Community pantries expose gov’t aid delay, say lawmakers
MANILA, Philippines — While inspired by the popping up of community pantries in many areas across the country, several lawmakers have been unanimous in saying that the phenomenon has also shone a harsh light on the government’s COVID-19 response, prompting ordinary people to come to their neighbors’ aid in the absence of help from authorities.
Presidential spokesperson Harry Roque, however, said on Monday that the emergence of these pantries was not an indictment of the government’s poor handling of the pandemic even as he apologized for the delayed distribution of cash assistance.
Sen. Grace Poe, chair of the Senate public services committee, said the rise of the community pantry showed that “not all hope is lost.”
“However, it’s a wake-up call that government must do more to provide for the people,” she added.
Sen. Panfilo Lacson echoed her sentiments in a post on Twitter in which he described the community pantry as “an inspiration born out of desperation.”
“It is a selfless act of people, unwitting they may be, [who] are telling government to do better,” he said.
For Sen. Risa Hontiveros, while the pantries showed that the spirit of volunteerism and cooperation was still alive, they also highlighted the government’s major shortcomings in addressing COVID-19.
“This administration needs to step up. There’s a big gap. The people cannot afford to come to the government’s rescue forever,” she said.
In a message to reporters, Senate President Pro Tempore Ralph Recto said the community pantry was an expression of the “bayanihan spirit.”
“We are a caring and sharing people. This will be very helpful in assisting families cope with COVID,” he added, saying it was but natural in times of crisis for “people [to] organize themselves to survive.”
In separate statements, Senate President Vicente Sotto III, Senators Francis Pangilinan, Sherwin Gatchalian, Nancy Binay and Leila de Lima also lauded the setting up of community pantries, mostly by volunteers, and called on the public and private sector to help sustain these through their support.
At the House of Representatives, progressive lawmakers said the pantries merely reflected the administration’s failed pandemic response.
“[They are a] scathing indictment of Duterte’s failed pandemic response and outright refusal to provide sufficient cash subsidy despite trillions in loans,” Gabriela Rep. Arlene Brosas said in a statement.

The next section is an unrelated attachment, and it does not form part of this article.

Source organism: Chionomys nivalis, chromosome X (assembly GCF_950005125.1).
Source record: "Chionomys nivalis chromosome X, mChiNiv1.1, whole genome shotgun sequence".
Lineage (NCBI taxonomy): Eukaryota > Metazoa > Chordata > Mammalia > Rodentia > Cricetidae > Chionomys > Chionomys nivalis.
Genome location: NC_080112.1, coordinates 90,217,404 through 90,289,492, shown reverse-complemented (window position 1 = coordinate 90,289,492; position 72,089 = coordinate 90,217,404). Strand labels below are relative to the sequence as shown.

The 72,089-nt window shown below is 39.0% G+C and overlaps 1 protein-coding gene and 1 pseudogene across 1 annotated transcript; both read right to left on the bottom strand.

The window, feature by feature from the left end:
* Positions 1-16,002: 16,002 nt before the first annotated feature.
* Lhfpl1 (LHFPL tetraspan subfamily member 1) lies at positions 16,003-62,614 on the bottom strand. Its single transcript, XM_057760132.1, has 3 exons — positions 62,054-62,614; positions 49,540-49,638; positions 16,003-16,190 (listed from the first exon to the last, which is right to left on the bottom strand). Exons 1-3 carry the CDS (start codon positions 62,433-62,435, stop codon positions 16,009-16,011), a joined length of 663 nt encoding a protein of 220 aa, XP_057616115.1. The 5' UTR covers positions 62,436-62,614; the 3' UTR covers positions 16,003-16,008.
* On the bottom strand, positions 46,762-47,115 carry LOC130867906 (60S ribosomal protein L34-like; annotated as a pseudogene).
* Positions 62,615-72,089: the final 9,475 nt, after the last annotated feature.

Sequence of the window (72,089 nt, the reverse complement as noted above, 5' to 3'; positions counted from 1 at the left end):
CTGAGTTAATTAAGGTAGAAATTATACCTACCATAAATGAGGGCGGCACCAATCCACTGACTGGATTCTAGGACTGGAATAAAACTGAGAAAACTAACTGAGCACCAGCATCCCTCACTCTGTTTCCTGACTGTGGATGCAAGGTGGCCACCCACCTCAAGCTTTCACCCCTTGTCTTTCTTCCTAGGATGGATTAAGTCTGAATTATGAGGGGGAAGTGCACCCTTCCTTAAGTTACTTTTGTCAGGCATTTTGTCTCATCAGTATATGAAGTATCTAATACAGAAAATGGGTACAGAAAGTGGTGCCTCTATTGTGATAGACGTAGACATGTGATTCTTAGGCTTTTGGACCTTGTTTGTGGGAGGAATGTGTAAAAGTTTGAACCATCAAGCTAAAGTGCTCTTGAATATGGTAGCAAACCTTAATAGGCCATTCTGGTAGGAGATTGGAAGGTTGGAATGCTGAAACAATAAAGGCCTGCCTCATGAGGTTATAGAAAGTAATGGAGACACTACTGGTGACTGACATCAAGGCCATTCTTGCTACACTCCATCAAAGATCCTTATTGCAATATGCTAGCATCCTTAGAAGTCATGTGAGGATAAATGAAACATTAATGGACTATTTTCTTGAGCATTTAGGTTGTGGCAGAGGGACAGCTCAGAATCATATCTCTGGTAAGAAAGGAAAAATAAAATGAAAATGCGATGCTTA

House Deputy Minority Leader and Bayan Muna Rep. Carlos Zarate agreed, saying the pantries were “an act of resistance against government’s neglect and indifference.”
“We should not forget that the rise of community pantries is emblematic of how the present administration, despite the available resources, grossly failed in its obligations to help millions of our poor people cope with the ravages of the crisis,” he said.
Both he and Brosas reiterated their call for the speedy passage of House Bill No. 9089, which would provide P10,000 to 18 million low-income and poor families in the country.
But for Roque, the rise of community pantries was a “spontaneous” movement and part of the Filipino psyche to help one another in times of need.
“I don’t see that as a condemnation of government. It simply shows the best in us during the worst of times,” he said as he urged people not to politicize the issue.
A total of 22.9 million low-income earners would receive P1,000 each under a new round of financial aid from the government after Metro Manila and four nearby provinces were again placed on lockdown starting last month due to a surge in COVID-19 cases.
Roque, however, acknowledged a delay in the distribution with only P4 billion given out so far because local governments needed to be careful to prevent crowds from forming which could further spread the coronavirus.
When asked by reporters in a briefing about concerns that health protocols might be disregarded by people lining up at community pantries, Health Undersecretary Maria Rosario Vergeire replied that local governments should help organizers maintain order.
“We recognize the effort of people to help others. That is very important especially in the current situation we are facing. Seeing that others are ready to help is important to one’s mental wellness and in the confidence of our people,” she said.
—WITH REPORTS FROM NESTOR CORRALES, DONA Z. PAZZIBUGAN AND MELVIN GASCON INQ
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